Before MARIS, GOODRICH and McLAUGHLIN, Circuit Judges.
McLAUGHLIN, Circuit Judge.
The government obtained a judgment of $76,957.10 against appellants for over-payment to appellant Lincoln Gregory Trades School, Inc. which had resulted from the filing of a false and fraudulent statement of costs with the Veterans Administration.
Appellant Gregory Sytch was president and appellant Anna Sytch, his wife, vice-president of the appellant school where various methods of welding were taught. The school obtained a contract with the Veterans Administration, covering the period from February 23, 1948 to August 31, 1948, for the teaching of welding to veterans under the G.I. Bill. As that agreement expired another one was entered into, running from September 1, 1948 to August 31, 1949. On September 20, 1949, in accordance with the Veterans Administration requirement, defendants-appellants filed a sworn statement of the actual cost of operating the school during the second contract term. On the basis of those alleged costs the Administration entered into a third contract from September 1, 1949 to August 31, 1950. Because the figures in the statement had been substantially increased in excess of the true costs incurred by the school, the Administration overpaid the school. This suit was to recover double that overpayment plus statutory damages of $2,000 under the False Claims Act, 31 U.S.C.A. § 231 et seq. as amended.
Following the filing of this action the defendants-appellants were indicted for making the false and fraudulent statement to the Administration for the purpose of obtaining a contract from the latter. The defendants-appellants pleaded guilty to that indictment and were sentenced.
Those guilty pleas were admitted on opening by defendants' attorney at the trial of the case now before us. The government moved for summary judgment as to liability which the court allowed. The cause proceeded on the question of the amount of damages sustained by the Administration. The jury awarded $48,000 on the claim. Doubled by the court the sum came to $96,000. This plus the $2,000 statutory damages made a total verdict to the government of $98,000. The jury also found that the defendants were entitled to $21,042.90 on their counterclaim. The court deducted that amount from the plaintiff's verdict, leaving $76,957.10, for which judgment was entered in favor of the government.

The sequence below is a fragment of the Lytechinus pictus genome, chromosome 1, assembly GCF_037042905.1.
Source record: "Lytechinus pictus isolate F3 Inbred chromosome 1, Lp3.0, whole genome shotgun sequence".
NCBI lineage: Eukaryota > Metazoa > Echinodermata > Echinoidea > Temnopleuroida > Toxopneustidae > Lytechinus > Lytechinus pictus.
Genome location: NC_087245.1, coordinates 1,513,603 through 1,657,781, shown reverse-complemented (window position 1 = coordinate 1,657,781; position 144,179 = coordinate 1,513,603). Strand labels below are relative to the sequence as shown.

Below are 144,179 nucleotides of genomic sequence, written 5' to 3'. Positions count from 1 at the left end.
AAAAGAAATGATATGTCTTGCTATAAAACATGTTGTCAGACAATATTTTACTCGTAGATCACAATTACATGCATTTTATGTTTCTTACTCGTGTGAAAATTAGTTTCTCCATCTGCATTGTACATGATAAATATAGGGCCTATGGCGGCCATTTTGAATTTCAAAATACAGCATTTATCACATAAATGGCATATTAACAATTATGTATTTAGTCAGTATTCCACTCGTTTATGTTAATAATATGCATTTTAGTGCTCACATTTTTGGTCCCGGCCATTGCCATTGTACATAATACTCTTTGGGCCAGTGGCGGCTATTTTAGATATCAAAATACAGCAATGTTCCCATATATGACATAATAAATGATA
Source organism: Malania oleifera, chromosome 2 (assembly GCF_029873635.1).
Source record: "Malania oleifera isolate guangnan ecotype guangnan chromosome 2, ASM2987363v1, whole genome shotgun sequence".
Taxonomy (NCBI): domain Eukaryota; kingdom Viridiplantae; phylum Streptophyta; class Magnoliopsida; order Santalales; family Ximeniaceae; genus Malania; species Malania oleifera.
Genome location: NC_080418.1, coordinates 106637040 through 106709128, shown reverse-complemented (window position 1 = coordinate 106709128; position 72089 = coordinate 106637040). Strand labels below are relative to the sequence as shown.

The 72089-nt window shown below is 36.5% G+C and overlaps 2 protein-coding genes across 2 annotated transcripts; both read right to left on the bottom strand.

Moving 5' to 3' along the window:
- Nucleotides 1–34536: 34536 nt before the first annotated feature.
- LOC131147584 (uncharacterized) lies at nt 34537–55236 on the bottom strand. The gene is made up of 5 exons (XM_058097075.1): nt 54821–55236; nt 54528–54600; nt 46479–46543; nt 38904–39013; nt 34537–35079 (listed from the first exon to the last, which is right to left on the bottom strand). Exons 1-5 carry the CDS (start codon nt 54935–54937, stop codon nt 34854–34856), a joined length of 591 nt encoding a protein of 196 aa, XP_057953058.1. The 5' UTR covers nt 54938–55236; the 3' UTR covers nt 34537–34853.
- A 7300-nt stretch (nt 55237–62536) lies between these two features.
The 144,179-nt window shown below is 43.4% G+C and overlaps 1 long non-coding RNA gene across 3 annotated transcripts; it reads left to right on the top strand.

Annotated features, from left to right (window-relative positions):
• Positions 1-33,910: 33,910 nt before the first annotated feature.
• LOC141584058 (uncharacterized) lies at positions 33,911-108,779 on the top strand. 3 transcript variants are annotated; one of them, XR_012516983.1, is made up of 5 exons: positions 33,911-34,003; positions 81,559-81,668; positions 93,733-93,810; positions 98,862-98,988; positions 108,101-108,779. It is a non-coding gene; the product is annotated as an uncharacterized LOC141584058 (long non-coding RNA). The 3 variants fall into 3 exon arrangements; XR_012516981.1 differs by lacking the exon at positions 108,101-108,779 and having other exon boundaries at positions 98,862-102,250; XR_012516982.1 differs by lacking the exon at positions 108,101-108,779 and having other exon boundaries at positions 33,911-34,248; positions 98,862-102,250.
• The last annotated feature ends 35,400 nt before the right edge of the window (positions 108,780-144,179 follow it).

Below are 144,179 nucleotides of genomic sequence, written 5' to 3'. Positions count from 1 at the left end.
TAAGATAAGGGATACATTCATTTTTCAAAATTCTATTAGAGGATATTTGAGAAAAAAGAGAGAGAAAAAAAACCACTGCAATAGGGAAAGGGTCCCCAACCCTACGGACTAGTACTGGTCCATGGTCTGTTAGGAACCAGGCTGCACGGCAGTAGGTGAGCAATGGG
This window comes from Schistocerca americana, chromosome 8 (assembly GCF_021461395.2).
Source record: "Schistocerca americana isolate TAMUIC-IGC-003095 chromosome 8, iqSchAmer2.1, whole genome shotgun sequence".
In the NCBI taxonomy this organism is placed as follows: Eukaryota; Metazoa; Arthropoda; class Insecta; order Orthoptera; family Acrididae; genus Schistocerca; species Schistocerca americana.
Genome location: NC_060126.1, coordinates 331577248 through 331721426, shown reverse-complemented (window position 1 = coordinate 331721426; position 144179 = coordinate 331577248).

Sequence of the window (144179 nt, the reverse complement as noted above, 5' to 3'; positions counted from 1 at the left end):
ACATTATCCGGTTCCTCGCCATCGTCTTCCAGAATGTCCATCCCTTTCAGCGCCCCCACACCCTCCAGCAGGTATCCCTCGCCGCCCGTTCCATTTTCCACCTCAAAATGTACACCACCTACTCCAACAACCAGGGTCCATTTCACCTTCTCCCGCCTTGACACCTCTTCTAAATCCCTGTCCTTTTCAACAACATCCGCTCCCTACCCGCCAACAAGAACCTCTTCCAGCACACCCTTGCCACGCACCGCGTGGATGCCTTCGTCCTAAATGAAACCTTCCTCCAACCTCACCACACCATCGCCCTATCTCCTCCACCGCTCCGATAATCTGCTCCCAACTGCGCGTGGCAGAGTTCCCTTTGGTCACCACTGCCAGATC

Appellants urge that the district judge erred in permitting the testimony of Federal Bureau of Investigation Agent Shahan as it related to his calculations.
The government is on sound ground when it suggests, as it should, that this question is not before us since there was no objection from the defense attorneys to the testimony nor any motion to strike it. Our search of the record verifies the absence of effort to prevent the evidence now complained of from going into the record or of any later effort to eliminate it. Unless the testimony prejudicially affected the substantial rights of the appellants, "The assignment will not be considered as constituting reversible error since it lacks the foundation of an objection in the court below." Hickey v. United States, 3 Cir., 1954, 208 F.2d 269, 279, certiorari denied 1954, 347 U.S. 919, 74 S. Ct. 519, 98 L. Ed. 1074.
We do not find that the allowance of the agent's calculations in evidence was plain error. As to the first of these he was not testifying factually or giving an opinion. The particular figure was arrived at by taking the total of the ten checks payable to three named concerns by the school and expressly assuming*fn1 that it represented materials never purchased for the school. The court charged the jury: "I charge you, ladies and gentlemen, that this computation by Agent Shahan is based upon the presumption that the merchandise was not furnished. * * * If you find from the evidence that the merchandise was furnished - you had not - then, of course, you cannot accept the figures as given by Agent Shahan."
The second point in connection with the Shahan evidence has to do with invoices turned over to him by Gregory Sytch. The facts were clearly developed on cross-examination and the credibility of the testimony was for the jury. The reception of the evidence without objection does not call for action by us of our own motion.
Complaint is made of the trial court's ruling which excluded the testimony of William D. Dawson. This witness qualified as an expert in the operation of welding schools. He was asked:
"Q. By reason of your experience in the trade school movement and your experience in maintaining trade schools and in welding, can you say that the proportion of 71 cents per hour for teaching students in a course of acetyline welding is a fair estimate of the cost of materials supplied to the school?"
This was objected to. The defense attorney stated:
"I have other questions to ask along this line. The purpose of my questions are for the purpose of proving by this expert that if these courses were given in accordance with the cost statement it would be necessary to supply the amount of materials as set forth in ...